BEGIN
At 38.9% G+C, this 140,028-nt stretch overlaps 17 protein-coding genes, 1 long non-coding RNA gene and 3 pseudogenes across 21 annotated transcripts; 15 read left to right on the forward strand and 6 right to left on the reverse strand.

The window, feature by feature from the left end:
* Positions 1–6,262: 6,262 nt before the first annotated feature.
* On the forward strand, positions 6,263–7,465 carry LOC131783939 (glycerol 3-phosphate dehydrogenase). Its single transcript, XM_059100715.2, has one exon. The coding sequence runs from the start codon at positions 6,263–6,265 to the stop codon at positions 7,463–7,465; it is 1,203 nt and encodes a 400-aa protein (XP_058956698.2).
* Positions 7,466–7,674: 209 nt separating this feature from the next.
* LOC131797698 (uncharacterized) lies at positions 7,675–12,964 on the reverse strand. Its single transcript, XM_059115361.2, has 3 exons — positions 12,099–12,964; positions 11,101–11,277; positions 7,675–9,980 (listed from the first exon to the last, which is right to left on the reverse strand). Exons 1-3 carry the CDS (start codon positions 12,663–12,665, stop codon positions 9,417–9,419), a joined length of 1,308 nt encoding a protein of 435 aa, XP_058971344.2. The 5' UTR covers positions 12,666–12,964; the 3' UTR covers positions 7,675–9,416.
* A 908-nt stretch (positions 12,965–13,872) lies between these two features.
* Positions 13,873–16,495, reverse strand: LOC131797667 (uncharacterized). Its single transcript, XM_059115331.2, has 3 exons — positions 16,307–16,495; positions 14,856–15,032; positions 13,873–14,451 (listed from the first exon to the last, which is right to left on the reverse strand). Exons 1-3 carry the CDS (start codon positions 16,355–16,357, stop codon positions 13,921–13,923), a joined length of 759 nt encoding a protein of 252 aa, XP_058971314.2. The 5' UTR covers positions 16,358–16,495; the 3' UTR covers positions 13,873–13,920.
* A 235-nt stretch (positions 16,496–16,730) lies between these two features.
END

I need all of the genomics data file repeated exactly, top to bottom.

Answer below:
At 38.9% G+C, this 140,028-nt stretch overlaps 17 protein-coding genes, 1 long non-coding RNA gene and 3 pseudogenes across 21 annotated transcripts; 15 read left to right on the forward strand and 6 right to left on the reverse strand.

The window, feature by feature from the left end:
* Positions 1–6,262: 6,262 nt before the first annotated feature.
* On the forward strand, positions 6,263–7,465 carry LOC131783939 (glycerol 3-phosphate dehydrogenase). Its single transcript, XM_059100715.2, has one exon. The coding sequence runs from the start codon at positions 6,263–6,265 to the stop codon at positions 7,463–7,465; it is 1,203 nt and encodes a 400-aa protein (XP_058956698.2).
* Positions 7,466–7,674: 209 nt separating this feature from the next.
* LOC131797698 (uncharacterized) lies at positions 7,675–12,964 on the reverse strand. Its single transcript, XM_059115361.2, has 3 exons — positions 12,099–12,964; positions 11,101–11,277; positions 7,675–9,980 (listed from the first exon to the last, which is right to left on the reverse strand). Exons 1-3 carry the CDS (start codon positions 12,663–12,665, stop codon positions 9,417–9,419), a joined length of 1,308 nt encoding a protein of 435 aa, XP_058971344.2. The 5' UTR covers positions 12,666–12,964; the 3' UTR covers positions 7,675–9,416.
* A 908-nt stretch (positions 12,965–13,872) lies between these two features.
* Positions 13,873–16,495, reverse strand: LOC131797667 (uncharacterized). Its single transcript, XM_059115331.2, has 3 exons — positions 16,307–16,495; positions 14,856–15,032; positions 13,873–14,451 (listed from the first exon to the last, which is right to left on the reverse strand). Exons 1-3 carry the CDS (start codon positions 16,355–16,357, stop codon positions 13,921–13,923), a joined length of 759 nt encoding a protein of 252 aa, XP_058971314.2. The 5' UTR covers positions 16,358–16,495; the 3' UTR covers positions 13,873–13,920.
* A 235-nt stretch (positions 16,496–16,730) lies between these two features.